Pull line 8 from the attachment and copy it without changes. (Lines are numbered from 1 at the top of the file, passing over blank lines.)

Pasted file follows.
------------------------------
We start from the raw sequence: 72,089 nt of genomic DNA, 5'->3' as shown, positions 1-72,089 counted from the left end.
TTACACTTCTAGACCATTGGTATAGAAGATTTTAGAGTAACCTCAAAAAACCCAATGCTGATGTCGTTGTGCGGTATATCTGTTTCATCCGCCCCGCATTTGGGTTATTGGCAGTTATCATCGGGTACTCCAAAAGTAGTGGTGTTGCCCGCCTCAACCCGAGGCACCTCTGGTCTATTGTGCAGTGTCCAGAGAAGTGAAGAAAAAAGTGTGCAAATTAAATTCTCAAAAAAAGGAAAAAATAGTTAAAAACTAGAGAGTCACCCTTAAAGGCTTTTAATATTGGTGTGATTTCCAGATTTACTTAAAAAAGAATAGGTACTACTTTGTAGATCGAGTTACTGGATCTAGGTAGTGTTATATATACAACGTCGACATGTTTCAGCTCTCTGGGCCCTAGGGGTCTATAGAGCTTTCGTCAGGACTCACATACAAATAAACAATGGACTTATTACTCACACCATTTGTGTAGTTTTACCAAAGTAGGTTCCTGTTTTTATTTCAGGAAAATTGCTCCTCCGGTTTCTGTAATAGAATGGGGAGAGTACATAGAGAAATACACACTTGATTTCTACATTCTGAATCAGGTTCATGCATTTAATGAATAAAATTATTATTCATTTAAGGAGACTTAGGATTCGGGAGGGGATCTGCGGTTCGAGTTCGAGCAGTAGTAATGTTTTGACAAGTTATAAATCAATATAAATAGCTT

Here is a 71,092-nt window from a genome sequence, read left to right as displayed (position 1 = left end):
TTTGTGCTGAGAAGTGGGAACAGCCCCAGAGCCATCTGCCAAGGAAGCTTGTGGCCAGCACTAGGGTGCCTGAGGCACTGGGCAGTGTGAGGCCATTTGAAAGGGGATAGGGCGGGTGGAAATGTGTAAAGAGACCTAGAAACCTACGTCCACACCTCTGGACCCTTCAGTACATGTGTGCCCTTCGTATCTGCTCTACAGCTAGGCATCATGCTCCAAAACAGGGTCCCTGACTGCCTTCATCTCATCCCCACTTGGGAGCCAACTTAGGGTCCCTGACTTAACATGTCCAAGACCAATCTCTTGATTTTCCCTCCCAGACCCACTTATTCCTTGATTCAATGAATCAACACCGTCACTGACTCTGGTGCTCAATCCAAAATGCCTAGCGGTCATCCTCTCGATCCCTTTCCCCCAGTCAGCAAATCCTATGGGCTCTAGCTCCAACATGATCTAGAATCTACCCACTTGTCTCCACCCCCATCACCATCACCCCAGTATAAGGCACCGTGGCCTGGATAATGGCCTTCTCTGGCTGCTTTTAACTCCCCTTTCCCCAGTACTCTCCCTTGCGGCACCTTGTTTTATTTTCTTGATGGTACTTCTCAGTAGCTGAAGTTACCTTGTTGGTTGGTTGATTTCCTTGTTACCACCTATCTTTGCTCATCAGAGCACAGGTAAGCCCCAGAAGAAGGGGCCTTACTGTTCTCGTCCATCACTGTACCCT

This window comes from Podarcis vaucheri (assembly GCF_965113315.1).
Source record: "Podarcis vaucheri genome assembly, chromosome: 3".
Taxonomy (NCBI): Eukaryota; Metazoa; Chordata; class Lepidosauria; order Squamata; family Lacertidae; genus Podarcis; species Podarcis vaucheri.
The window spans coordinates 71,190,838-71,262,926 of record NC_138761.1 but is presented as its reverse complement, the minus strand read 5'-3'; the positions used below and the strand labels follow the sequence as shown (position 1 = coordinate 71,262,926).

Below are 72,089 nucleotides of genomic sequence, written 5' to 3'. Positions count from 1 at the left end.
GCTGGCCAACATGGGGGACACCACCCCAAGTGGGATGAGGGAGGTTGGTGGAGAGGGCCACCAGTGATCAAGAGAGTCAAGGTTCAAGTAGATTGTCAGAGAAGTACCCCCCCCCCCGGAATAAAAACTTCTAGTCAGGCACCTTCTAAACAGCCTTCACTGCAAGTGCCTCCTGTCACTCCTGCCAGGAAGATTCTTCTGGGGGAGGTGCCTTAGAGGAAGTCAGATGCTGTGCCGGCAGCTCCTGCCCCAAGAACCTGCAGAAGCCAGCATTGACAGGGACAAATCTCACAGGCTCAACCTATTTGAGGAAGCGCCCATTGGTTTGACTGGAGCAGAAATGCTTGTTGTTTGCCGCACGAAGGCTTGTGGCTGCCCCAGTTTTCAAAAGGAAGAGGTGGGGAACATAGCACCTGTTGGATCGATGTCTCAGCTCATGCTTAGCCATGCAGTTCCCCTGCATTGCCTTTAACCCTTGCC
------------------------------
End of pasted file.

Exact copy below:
The window spans coordinates 71,190,838-71,262,926 of record NC_138761.1 but is presented as its reverse complement, the minus strand read 5'-3'; the positions used below and the strand labels follow the sequence as shown (position 1 = coordinate 71,262,926).